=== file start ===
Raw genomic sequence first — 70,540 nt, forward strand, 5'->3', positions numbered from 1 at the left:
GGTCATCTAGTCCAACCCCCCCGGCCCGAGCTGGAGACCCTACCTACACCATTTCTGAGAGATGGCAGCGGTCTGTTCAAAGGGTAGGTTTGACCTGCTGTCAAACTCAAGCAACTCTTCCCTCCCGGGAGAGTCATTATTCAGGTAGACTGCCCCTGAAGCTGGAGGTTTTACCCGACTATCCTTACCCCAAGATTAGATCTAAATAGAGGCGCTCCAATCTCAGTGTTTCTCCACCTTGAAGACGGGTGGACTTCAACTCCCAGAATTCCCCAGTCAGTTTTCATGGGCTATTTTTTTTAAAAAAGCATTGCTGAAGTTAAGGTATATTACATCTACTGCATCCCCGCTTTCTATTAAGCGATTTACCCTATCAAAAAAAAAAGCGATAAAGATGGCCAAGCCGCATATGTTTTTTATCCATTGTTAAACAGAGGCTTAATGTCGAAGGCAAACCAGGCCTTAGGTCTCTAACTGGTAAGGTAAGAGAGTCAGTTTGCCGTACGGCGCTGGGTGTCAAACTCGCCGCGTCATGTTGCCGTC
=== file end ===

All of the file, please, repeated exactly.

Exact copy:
Raw genomic sequence first — 70,540 nt, forward strand, 5'->3', positions numbered from 1 at the left:
GGTCATCTAGTCCAACCCCCCCGGCCCGAGCTGGAGACCCTACCTACACCATTTCTGAGAGATGGCAGCGGTCTGTTCAAAGGGTAGGTTTGACCTGCTGTCAAACTCAAGCAACTCTTCCCTCCCGGGAGAGTCATTATTCAGGTAGACTGCCCCTGAAGCTGGAGGTTTTACCCGACTATCCTTACCCCAAGATTAGATCTAAATAGAGGCGCTCCAATCTCAGTGTTTCTCCACCTTGAAGACGGGTGGACTTCAACTCCCAGAATTCCCCAGTCAGTTTTCATGGGCTATTTTTTTTAAAAAAGCATTGCTGAAGTTAAGGTATATTACATCTACTGCATCCCCGCTTTCTATTAAGCGATTTACCCTATCAAAAAAAAAAGCGATAAAGATGGCCAAGCCGCATATGTTTTTTATCCATTGTTAAACAGAGGCTTAATGTCGAAGGCAAACCAGGCCTTAGGTCTCTAACTGGTAAGGTAAGAGAGTCAGTTTGCCGTACGGCGCTGGGTGTCAAACTCGCCGCGTCATGTTGCCGTC